The drama playing out in Mbare where work at a construction site is constantly being disrupted by activists from the thuggish Chipangano is emblematic of Zimbabwes defective investment climate.
Chipangano has on a number of occasions descended on the worksite to assault workers in a bid to force them from constructing a new service station and food court.
The group wants work to be abandoned on the site because it alleges the developer of the project Alex Mashamhanda is an MDC activist.
The thugs have declared that Mbare is Zanu PF territory and, therefore, only its party members deserve to run businesses in the neighbourhood.
What makes the issue more egregious is that the setting of this unfortunate event is right next to Matapi Police Station. Activists from Chipangano are bold enough to go and commit a crime on the doorstep of the custodians of law and order.
Reports say that construction workers who had been assaulted sought refuge at the police station where statements were recorded before the injured were taken to hospital.
We have not heard of arrests of Chipangano activists, but a representative of the developer has been arrested and is being charged with threatening his assailants with death!
How ridiculous can we get as a nation? There is no greater advertisement of blatant assault on the rule of law than this Mbare story. It is a red flag to would-be investors that property rights are not guaranteed for opponents of Zanu PF.
It is a banal fact that investment thrives in an environment of trust and confidence. The treatment of local investors is a key indicator.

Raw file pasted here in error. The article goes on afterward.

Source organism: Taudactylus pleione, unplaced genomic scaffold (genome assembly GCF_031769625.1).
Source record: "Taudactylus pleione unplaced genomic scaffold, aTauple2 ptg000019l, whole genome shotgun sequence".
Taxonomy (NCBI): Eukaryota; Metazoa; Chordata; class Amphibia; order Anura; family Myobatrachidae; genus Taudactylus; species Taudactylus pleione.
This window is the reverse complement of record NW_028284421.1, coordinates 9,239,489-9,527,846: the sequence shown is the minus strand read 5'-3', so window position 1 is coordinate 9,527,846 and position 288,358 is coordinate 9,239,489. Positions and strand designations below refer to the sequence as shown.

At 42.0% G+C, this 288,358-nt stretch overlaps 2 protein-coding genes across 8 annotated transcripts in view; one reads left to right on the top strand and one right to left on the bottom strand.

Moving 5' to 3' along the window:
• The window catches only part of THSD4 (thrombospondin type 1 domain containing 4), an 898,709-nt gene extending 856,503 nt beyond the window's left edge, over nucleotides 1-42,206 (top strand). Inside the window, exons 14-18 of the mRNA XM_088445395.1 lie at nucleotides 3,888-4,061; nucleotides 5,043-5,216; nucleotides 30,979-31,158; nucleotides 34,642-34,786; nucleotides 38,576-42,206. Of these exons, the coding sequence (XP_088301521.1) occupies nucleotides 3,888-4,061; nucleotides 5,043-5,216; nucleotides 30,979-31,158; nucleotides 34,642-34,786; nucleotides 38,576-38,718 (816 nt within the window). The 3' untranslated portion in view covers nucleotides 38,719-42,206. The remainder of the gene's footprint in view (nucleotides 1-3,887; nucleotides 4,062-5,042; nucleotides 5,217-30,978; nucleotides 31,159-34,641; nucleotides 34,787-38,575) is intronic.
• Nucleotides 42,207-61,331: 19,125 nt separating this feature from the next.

Zimbabwean authorities have over the years developed a penchant to fight and destabilise business. The conduct of Chipangano is driven largely by poisonous thinking by politicians who do not hesitate to drive fellow blacks off the land, grab property and equipment and reap crops they did not grow.
Known members of Chipangano have in the past evicted hostel dwellers.
They have grabbed market stalls and are known to collect levies from transport operators and informal traders. These acts are illegal and should be treated as thus by the police. Are the activities of this militant group legal?
Do police have the power to act against this lot? Police should come out clear on how they view Chipangano.
There is serious structural failure on the part of political leadership in this country to address the fundamental issues of property rights and the rule of law.
Our leaders have spoken glowingly of the one-stop shop for investors seeking to do business in the market. Our investment policies, the politicians say, are up to world standard. There is, however, a stunning disconnect between policy and reality on the ground.
Zimbabwes ranking as an investment destination has remained poor because the country has generally performed very badly on critical issues. It is worth noting that the one-stop investment office and investment policy documents cannot deal with Chipangano and other purveyors of disorder. The assault on the rule of law must be addressed.
Public confidence in the police force and judicial system has been compromised by corruption among judicial officers and general laziness of certain judges and magistrates. There is poor observance of the law by select groups with strong political ties. The tradition of law and order is fast eroding.
There is prevalence of petty crime and organised crime which have festered under the watch of corrupt policemen who actively seek bribes from lawbreakers.
It gets worse when law enforcers stand accused of siding with criminals or when certain political groups commit crimes with impunity and then appear to be immune from arrest.
We need a well-functioning and accountable police force which protects citizens and their property from crime and violence. The sad drama in Mbare should be brought to an end. It looks quite easy because it is close to a police station.